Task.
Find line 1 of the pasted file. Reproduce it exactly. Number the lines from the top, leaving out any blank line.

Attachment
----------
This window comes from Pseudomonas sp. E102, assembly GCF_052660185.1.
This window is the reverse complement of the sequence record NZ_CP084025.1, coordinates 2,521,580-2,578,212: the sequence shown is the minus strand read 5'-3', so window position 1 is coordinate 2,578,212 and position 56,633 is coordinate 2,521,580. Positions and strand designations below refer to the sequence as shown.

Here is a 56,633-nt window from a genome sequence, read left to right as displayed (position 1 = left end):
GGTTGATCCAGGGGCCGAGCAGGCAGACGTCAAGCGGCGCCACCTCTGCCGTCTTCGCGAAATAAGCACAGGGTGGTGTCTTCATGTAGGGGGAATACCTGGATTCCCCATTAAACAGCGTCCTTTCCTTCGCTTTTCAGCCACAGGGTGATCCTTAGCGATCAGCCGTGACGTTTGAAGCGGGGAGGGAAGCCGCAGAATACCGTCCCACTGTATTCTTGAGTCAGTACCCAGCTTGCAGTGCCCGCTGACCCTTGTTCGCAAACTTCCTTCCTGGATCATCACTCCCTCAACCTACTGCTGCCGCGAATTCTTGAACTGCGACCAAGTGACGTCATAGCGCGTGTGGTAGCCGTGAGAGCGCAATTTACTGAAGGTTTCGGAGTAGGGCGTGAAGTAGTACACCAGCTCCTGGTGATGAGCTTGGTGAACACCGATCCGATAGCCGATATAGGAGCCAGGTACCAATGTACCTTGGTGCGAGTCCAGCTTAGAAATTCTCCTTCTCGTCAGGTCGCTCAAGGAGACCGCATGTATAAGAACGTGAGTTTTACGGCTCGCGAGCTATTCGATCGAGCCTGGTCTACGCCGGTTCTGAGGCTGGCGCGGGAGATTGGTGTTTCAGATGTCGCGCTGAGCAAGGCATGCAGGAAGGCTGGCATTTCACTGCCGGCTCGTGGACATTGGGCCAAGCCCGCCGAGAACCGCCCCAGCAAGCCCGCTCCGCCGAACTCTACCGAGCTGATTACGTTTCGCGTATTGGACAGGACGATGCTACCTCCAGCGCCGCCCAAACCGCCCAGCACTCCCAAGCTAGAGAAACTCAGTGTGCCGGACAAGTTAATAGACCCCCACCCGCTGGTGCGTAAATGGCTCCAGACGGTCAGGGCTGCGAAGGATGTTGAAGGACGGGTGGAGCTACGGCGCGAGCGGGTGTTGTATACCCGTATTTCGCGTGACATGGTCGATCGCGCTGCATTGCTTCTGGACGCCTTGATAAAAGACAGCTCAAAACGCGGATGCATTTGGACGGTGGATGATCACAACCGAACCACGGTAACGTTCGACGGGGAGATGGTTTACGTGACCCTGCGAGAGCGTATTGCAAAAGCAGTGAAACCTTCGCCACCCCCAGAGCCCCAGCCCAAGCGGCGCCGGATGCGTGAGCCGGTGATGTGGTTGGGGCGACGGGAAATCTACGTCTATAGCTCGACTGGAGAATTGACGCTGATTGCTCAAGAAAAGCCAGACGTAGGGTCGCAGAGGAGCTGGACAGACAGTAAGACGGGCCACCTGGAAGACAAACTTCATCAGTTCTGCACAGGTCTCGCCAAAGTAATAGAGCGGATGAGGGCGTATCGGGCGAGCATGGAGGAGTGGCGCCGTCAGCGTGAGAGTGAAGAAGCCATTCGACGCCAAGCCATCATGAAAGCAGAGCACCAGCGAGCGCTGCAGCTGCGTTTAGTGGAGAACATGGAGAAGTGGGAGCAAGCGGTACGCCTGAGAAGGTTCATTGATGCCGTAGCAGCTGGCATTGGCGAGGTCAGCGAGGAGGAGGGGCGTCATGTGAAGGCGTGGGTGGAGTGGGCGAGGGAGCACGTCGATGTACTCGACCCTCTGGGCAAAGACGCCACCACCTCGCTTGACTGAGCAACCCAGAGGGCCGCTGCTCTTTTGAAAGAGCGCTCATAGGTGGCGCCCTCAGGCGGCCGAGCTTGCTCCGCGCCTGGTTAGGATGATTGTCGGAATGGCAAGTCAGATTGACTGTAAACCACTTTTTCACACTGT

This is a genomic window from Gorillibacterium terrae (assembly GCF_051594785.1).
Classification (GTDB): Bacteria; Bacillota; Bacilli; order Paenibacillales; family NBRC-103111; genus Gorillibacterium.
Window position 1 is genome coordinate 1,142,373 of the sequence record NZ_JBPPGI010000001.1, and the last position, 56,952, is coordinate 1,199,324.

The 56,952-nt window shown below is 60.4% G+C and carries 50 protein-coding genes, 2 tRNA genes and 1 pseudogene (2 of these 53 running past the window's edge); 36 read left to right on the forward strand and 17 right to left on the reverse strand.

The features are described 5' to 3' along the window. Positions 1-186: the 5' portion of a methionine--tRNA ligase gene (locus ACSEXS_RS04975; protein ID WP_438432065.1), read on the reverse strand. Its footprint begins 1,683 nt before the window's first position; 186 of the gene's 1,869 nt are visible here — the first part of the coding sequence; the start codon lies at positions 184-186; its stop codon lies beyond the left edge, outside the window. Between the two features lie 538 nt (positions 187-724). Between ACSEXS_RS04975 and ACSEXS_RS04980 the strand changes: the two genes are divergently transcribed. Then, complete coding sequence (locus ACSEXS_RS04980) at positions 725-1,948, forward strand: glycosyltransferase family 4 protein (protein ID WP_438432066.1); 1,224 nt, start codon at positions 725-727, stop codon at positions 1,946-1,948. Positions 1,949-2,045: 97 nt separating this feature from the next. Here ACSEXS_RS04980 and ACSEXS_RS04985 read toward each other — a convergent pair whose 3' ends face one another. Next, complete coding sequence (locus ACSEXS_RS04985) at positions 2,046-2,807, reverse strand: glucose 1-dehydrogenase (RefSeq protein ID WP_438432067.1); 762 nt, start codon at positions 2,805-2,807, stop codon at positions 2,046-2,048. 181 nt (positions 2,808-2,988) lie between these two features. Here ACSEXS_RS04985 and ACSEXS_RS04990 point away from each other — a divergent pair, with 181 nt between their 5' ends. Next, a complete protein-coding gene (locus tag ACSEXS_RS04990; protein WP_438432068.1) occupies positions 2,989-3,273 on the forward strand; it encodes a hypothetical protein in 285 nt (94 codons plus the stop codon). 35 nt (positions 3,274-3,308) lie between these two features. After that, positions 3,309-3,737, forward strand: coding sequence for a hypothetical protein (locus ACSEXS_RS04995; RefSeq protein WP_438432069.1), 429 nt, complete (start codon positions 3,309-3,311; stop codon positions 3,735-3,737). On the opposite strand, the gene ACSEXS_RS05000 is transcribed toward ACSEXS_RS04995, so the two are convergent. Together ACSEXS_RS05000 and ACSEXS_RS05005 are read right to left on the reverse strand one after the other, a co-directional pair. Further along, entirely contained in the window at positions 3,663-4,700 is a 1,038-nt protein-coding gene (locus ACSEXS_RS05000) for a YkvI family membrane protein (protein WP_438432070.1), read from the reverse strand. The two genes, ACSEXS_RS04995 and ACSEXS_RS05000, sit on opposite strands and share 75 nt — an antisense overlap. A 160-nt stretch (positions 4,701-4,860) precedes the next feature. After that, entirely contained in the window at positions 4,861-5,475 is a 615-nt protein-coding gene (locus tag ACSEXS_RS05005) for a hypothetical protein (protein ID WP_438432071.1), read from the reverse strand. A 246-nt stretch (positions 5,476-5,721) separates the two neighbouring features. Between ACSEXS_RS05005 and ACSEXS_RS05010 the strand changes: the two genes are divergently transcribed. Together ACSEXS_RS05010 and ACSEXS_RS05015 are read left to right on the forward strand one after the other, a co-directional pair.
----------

This window comes from Pseudomonas sp. E102, assembly GCF_052660185.1.